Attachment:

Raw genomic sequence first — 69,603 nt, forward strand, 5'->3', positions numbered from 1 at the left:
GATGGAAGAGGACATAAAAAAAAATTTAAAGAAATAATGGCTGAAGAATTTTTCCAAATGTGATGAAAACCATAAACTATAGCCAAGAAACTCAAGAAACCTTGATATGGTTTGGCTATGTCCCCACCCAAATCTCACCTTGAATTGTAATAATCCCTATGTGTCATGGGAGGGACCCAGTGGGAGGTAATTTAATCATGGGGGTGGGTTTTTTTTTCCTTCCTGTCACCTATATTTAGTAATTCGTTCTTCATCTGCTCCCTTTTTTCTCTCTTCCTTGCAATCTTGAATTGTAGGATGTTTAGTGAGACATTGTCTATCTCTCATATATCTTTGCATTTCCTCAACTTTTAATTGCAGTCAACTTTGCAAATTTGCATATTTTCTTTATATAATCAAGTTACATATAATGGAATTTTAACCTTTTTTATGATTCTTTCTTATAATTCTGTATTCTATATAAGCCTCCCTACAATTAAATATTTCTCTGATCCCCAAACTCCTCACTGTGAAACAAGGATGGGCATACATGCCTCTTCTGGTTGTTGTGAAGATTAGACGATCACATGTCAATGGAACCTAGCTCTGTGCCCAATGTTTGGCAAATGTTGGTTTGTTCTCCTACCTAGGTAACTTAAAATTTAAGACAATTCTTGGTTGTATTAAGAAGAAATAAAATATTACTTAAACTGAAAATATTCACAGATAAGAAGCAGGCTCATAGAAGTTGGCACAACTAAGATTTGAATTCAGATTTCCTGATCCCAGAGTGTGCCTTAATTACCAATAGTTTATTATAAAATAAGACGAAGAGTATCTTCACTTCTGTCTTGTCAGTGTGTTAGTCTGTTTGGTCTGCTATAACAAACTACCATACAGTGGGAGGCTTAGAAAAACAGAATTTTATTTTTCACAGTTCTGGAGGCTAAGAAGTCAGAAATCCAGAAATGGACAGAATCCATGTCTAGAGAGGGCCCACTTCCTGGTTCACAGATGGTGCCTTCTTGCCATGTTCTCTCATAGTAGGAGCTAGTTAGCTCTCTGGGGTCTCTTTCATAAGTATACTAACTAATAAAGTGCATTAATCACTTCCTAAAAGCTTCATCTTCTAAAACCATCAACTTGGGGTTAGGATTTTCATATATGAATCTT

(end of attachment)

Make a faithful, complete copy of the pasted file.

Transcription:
Raw genomic sequence first — 69,603 nt, forward strand, 5'->3', positions numbered from 1 at the left:
GATGGAAGAGGACATAAAAAAAAATTTAAAGAAATAATGGCTGAAGAATTTTTCCAAATGTGATGAAAACCATAAACTATAGCCAAGAAACTCAAGAAACCTTGATATGGTTTGGCTATGTCCCCACCCAAATCTCACCTTGAATTGTAATAATCCCTATGTGTCATGGGAGGGACCCAGTGGGAGGTAATTTAATCATGGGGGTGGGTTTTTTTTTCCTTCCTGTCACCTATATTTAGTAATTCGTTCTTCATCTGCTCCCTTTTTTCTCTCTTCCTTGCAATCTTGAATTGTAGGATGTTTAGTGAGACATTGTCTATCTCTCATATATCTTTGCATTTCCTCAACTTTTAATTGCAGTCAACTTTGCAAATTTGCATATTTTCTTTATATAATCAAGTTACATATAATGGAATTTTAACCTTTTTTATGATTCTTTCTTATAATTCTGTATTCTATATAAGCCTCCCTACAATTAAATATTTCTCTGATCCCCAAACTCCTCACTGTGAAACAAGGATGGGCATACATGCCTCTTCTGGTTGTTGTGAAGATTAGACGATCACATGTCAATGGAACCTAGCTCTGTGCCCAATGTTTGGCAAATGTTGGTTTGTTCTCCTACCTAGGTAACTTAAAATTTAAGACAATTCTTGGTTGTATTAAGAAGAAATAAAATATTACTTAAACTGAAAATATTCACAGATAAGAAGCAGGCTCATAGAAGTTGGCACAACTAAGATTTGAATTCAGATTTCCTGATCCCAGAGTGTGCCTTAATTACCAATAGTTTATTATAAAATAAGACGAAGAGTATCTTCACTTCTGTCTTGTCAGTGTGTTAGTCTGTTTGGTCTGCTATAACAAACTACCATACAGTGGGAGGCTTAGAAAAACAGAATTTTATTTTTCACAGTTCTGGAGGCTAAGAAGTCAGAAATCCAGAAATGGACAGAATCCATGTCTAGAGAGGGCCCACTTCCTGGTTCACAGATGGTGCCTTCTTGCCATGTTCTCTCATAGTAGGAGCTAGTTAGCTCTCTGGGGTCTCTTTCATAAGTATACTAACTAATAAAGTGCATTAATCACTTCCTAAAAGCTTCATCTTCTAAAACCATCAACTTGGGGTTAGGATTTTCATATATGAATCTT